tension between the United States and China. In this case, Swanson persuades her audience with
logic and facts when explaining that the existence of the tension forced Mr. Trump to seek new
markets for U.S ranchers. Generally, this strategy in the presented article helps in eliminating
logical fallacies or common errors that occur in an author’s reasoning, which undermines the
logic the persuasive power of the content. The events presented in the article are real-life events;
hence, it is justified claiming that the events logically connect to reinforce Swanson’s argument
regarding the adverse effects of trade tension.
The use of pathos is also evident in the article, whereby the author effectively appeals to
the emotions of the readers. Although the emotional aspect may not be so apparent in most of the
arguments, it is evoked in the mind of the audience. Swanson uses a title that evokes emotional
reactions that tend to elicit worry and fear due to the implied hazards of trade wars. For example,
the title of the article reads, “Spiraling Trade Tensions Threaten Economy as Trump Pressures
China” (Swanson, 2019). This title creates an emotional appeal to readers since it illustrates the
impact of the trade tension between China and the United States. The tittle attracts the readers’
attention by creating a sense of unease because the author makes them believe that the
repercussions of such tension on the U.S economy are intense. Any effect on the U.S economy as
a result of such trade tension directly affects the American and Chinese. The message convinces
readers by making them imagine how worse it would be should the trade tension exceed.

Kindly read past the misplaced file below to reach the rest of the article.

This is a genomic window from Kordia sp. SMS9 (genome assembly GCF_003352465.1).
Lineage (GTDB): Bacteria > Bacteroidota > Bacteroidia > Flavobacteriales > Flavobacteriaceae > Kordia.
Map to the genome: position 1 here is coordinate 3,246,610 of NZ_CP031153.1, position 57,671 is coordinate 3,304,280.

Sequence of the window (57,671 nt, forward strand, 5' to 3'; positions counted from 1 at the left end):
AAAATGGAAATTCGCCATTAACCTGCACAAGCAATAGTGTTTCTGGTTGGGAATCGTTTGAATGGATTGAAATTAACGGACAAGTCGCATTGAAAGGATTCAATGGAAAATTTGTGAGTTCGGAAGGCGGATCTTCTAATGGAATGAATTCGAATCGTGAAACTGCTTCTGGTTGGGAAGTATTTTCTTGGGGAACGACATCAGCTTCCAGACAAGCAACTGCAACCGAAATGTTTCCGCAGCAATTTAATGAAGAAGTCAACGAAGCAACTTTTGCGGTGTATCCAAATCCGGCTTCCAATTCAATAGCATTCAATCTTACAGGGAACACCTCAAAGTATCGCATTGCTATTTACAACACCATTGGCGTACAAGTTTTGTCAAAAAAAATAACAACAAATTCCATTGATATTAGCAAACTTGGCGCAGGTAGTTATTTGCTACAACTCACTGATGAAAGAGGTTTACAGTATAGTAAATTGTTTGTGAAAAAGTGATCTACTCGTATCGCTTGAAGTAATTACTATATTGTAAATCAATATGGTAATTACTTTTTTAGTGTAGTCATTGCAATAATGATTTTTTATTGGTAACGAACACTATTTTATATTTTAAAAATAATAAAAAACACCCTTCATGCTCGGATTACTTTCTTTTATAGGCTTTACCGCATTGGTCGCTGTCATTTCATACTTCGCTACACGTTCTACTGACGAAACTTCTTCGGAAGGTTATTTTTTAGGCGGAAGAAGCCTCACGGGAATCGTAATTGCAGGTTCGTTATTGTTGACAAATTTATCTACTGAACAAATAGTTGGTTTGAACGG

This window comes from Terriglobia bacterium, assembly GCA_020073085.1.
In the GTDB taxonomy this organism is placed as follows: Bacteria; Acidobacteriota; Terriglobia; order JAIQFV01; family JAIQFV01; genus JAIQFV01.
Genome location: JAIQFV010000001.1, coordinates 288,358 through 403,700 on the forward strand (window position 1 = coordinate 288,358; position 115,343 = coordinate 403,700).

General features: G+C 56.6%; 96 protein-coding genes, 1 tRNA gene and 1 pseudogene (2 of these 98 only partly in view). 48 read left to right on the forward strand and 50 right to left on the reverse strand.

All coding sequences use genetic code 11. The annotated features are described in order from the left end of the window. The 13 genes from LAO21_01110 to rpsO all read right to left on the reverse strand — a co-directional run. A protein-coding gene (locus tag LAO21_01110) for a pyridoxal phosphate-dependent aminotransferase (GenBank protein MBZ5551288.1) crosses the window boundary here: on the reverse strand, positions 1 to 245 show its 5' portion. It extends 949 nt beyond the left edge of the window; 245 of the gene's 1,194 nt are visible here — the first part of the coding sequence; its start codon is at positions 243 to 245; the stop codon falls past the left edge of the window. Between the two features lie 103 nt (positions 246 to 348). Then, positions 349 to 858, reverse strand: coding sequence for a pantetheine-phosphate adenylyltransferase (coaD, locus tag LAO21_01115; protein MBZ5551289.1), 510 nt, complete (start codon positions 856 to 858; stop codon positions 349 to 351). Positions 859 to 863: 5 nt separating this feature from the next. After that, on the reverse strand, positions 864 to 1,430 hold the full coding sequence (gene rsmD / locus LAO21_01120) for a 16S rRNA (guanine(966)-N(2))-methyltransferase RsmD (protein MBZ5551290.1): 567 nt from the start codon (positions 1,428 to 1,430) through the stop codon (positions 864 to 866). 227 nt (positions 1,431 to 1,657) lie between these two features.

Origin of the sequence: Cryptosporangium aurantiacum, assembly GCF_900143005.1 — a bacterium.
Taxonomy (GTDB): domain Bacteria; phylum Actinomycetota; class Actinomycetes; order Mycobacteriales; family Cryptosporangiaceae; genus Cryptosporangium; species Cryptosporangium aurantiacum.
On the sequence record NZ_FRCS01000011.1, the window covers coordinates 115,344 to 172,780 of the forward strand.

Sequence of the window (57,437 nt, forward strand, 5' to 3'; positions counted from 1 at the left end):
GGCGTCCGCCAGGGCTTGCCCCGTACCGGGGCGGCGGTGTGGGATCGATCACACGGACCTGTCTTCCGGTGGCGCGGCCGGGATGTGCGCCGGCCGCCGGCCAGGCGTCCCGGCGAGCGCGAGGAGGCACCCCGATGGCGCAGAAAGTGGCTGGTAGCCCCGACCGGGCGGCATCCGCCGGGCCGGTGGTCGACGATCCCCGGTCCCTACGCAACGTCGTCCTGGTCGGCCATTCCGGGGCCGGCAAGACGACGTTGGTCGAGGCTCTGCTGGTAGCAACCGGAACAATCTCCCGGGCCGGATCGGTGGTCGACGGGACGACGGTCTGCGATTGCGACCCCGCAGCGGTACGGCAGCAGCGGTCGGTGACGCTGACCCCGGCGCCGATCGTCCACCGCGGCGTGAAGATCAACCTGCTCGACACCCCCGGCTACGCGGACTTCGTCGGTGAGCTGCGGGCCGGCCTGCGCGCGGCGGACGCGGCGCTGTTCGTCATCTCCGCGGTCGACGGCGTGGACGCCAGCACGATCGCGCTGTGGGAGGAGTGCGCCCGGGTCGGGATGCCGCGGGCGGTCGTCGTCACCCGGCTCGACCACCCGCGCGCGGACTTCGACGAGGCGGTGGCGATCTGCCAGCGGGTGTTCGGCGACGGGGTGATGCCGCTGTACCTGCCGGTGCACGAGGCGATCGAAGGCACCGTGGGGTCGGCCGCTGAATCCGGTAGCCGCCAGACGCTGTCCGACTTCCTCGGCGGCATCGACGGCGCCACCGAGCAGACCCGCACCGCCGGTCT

Generally, the use of ethos, pathos, and logos are the foundation for any persuasive
writing. Many authors rely on these techniques to persuade their audience to delve deep into the
piece of writing. Like any other author, Ana Swanson has integrated the techniques to call to
action and to convince the readers on the impending impact of China and U.S trade tension.
Further, she states that the tension is not only between the U.S and China, but countries like
Japan and South Korea are also experiencing the same following the state of trade affairs
between the two countries. Ethos, pathos, and logos are critical appeals that not only evoke
emotions, logic, and ethics on the readers; they form the basis of persuasion when it comes to
writing. Swanson intelligently uses the discussed rhetoric strategies to impart emotional and
logical appeal. Hence, this influences readers to think deeply about the impact that Mr. Trump’s
moves may have not only on the U.S economy but to the global economy. China and the United
States are two global economic powerhouses, and any tension between them may create a
tremendous economic impact within the global economy.
Reference
McCormack, K. C. (2014). Ethos, pathos, and logos: The benefits of Aristotelian Rhetoric in the
courtroom. Washington University Jurisprudence Review. 7(1).
https://openscholarship.wustl.edu/law_jurisprudence/vol7/iss1/9
Swanson, A. (2019, August 3). Spiraling Trade Tensions Threaten Economy as Trump Pressures
China. Retrieved from https://www.nytimes.com/2019/08/02/business/economy/china-ustrade-threats.html
10a) Ethos, logos, pathos and the “because clause” in your own writing
Please reread the handouts in the folders for week five, which are below the
“Week 5 class and work” folder for week five in the course materials. You will be
referencing the handouts for your work this week.
10a part I) After you have reread the handouts, please review your essay (WP1) and
note, in a 250 word (minimum) response, where you use ethos, logos, and pathos in
your WP1 essay. Explain how you use the rhetorical appeals (ethos, logos, and pathos)
to strengthen your analysis. Please briefly cite the “The Rhetorical Triangle:
Understanding and Using Logos, Ethos, and Pathos” handout (from week five) in your